Fr. Alfredo Neres: “ The joy of meeting people”

Father Alfredo Neres is Portuguese. He has spent more than 34 years in the Democratic Republic of Congo.

“ As soon as I arrived in the Congo, I took on the task of accompanying the villages on the savannah where the most abandoned people live.  A whole year may go by without people being able to go to confession or assist at Mass. In all these years, I have always wanted to experience the joy of going to meet and visit our Christians in the savannah.”

“I remember going to visit a chapel in Ango mission, 198 km from the centre, often pushing my loaded bicycle up the hills. My visits to those villages created a new atmosphere. I would proclaim the Word of God, hear confessions, celebrate Mass and spend days with the people. Sometimes I would stay in the forest for three weeks before returning to the parish tired and in need of a wash but with overflowing joy.”, Father Alfredo recounts. 

The missionary continues: “In my missionary work, I have always emphasised the work of evangelisation, giving priority to the training of pastoral agents according to the Comboni motto of ‘Saving Africa with Africa’. The second strong point is the Eucharist, helping people to live deeply the Eucharist in their towns and villages. In third place, I consider the Sacrament of Reconciliation as fundamental as it shows the love of God through forgiveness and closeness”.

Father Alfredo recalls: “At first, there were not many priests in our dioceses in the Congo and the work involved especially the preparation of catechumens for baptism. Many baptisms and confirmations were administered to lead people to Christian maturity. When I was an episcopal vicar in Bondo, the Bishop charged me with erecting three new parishes in the diocese, each a long way from the other (Monga, Ango and Dakwa). I stayed for two months in each parish to ensure the conditions for their establishment.”

An event he experienced changed his life. “In December 1981, my priestly, religious and missionary life was turned upside down. While I was in Rome doing a course, I took part in a meeting of Charismatic renewal. During the prayer for the outpouring of the Spirit, I received a gift from the Holy Spirit, the gift of healing people’s diseases and liberating them.”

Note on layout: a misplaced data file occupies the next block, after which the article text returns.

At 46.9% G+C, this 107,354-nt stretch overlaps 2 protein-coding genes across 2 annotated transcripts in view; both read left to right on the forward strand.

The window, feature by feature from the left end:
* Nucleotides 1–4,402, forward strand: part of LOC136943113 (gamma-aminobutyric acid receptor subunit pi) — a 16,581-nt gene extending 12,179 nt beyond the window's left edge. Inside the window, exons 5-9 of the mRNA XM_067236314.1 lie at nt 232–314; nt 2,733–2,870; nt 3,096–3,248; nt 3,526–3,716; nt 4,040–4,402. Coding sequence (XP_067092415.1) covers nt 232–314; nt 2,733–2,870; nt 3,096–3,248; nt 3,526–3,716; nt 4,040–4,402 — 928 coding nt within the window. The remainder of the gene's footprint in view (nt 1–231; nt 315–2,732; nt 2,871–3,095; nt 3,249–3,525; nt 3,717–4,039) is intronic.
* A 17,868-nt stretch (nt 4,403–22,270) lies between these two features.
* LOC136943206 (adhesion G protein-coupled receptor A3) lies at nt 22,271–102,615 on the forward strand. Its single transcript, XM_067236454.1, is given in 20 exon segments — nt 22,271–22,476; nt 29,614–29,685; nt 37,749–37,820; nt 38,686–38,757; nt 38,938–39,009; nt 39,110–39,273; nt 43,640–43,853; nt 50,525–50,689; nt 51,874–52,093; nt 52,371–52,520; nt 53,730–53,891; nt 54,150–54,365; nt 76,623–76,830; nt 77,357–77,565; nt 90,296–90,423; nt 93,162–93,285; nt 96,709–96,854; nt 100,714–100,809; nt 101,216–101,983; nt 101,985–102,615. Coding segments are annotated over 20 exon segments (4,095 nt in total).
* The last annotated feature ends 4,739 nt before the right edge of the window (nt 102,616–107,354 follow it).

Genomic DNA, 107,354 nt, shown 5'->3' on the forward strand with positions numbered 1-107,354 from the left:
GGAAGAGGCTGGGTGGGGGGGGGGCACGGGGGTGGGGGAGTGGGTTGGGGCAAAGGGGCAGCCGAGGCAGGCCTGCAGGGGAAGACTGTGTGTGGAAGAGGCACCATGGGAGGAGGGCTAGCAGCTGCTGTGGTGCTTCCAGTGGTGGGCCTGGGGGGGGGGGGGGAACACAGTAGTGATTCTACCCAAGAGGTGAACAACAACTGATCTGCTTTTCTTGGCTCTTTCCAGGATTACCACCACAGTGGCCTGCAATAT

When he returned to the DR Congo, Father Alfredo devoted himself to his new ministry. He was chosen by the Bishop of Bondo as the diocesan exorcist and he has exercised this ministry for twenty years. “I like these two activities very much: healing people and liberating them from the power of witchcraft, from magic and their evil chains.”

The missionary continues with his memories of his missionary life. “The most impressive memories concern the seven years (dal 1996 al 2003) of war he spent at Ango and Bondo. When the soldiers of Mobutu, on the one hand, and those of Bemba and Kabila senior, on the other, clashed, the rifle shots and rockets struck the village and our houses. The soldiers ransacked the houses and the church.”

“They even thought we kept money hidden in the tabernacle. To avoid something worse, I left the tabernacle open and empty. I took the Blessed Sacrament to my room where I had set up a well-cared-for altar. One night, from 18:00 to 5:00, the battle raged with thousands of shots being fired and the forest set alight. The volleys of fire from the tanks passed above the house and exploded somewhere else. All night long I lay on the floor gazing at the Blessed Sacrament. I kept very quiet, of course, and told Our Lord that it would be nice for us both to be buried together and go to heaven together. His presence would have ensured my admittance. In those moments, I experienced the presence of Christ very strongly. At other times, when we took refuge in the forest, I would take the Blessed Sacrament in my satchel and it was always a source of immense joy for me. His presence among us gave us surprising strength and courage.”

Father Alfredo concludes: “As I look back over my 34 years of missionary life in this land, I feel overcome by joy for the life I have lived. In moments of trials and sorrows, they give me peace and joy in my heart. I have been called to pass on, to give, to share and bring this joy to life in the people Our Lord allows me to meet.”